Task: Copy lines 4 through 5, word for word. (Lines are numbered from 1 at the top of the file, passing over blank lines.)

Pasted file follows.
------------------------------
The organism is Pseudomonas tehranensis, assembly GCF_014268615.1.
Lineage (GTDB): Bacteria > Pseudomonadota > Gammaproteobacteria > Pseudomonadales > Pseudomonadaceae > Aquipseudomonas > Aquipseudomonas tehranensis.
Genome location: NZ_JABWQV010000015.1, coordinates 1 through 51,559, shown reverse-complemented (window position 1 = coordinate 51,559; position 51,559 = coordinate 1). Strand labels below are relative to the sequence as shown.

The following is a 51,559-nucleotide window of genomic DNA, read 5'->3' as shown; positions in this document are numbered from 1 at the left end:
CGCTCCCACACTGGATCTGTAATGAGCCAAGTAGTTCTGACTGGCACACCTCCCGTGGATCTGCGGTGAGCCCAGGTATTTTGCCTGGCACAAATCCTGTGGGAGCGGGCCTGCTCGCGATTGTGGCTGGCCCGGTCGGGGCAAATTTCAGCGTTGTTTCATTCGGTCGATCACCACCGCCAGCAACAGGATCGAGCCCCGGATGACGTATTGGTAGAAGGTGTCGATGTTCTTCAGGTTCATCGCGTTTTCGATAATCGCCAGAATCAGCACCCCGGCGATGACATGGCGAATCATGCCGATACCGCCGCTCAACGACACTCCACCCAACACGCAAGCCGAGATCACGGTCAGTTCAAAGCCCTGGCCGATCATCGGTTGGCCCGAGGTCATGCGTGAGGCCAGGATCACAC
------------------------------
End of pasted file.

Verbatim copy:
The following is a 51,559-nucleotide window of genomic DNA, read 5'->3' as shown; positions in this document are numbered from 1 at the left end:
CGCTCCCACACTGGATCTGTAATGAGCCAAGTAGTTCTGACTGGCACACCTCCCGTGGATCTGCGGTGAGCCCAGGTATTTTGCCTGGCACAAATCCTGTGGGAGCGGGCCTGCTCGCGATTGTGGCTGGCCCGGTCGGGGCAAATTTCAGCGTTGTTTCATTCGGTCGATCACCACCGCCAGCAACAGGATCGAGCCCCGGATGACGTATTGGTAGAAGGTGTCGATGTTCTTCAGGTTCATCGCGTTTTCGATAATCGCCAGAATCAGCACCCCGGCGATGACATGGCGAATCATGCCGATACCGCCGCTCAACGACACTCCACCCAACACGCAAGCCGAGATCACGGTCAGTTCAAAGCCCTGGCCGATCATCGGTTGGCCCGAGGTCATGCGTGAGGCCAGGATCACAC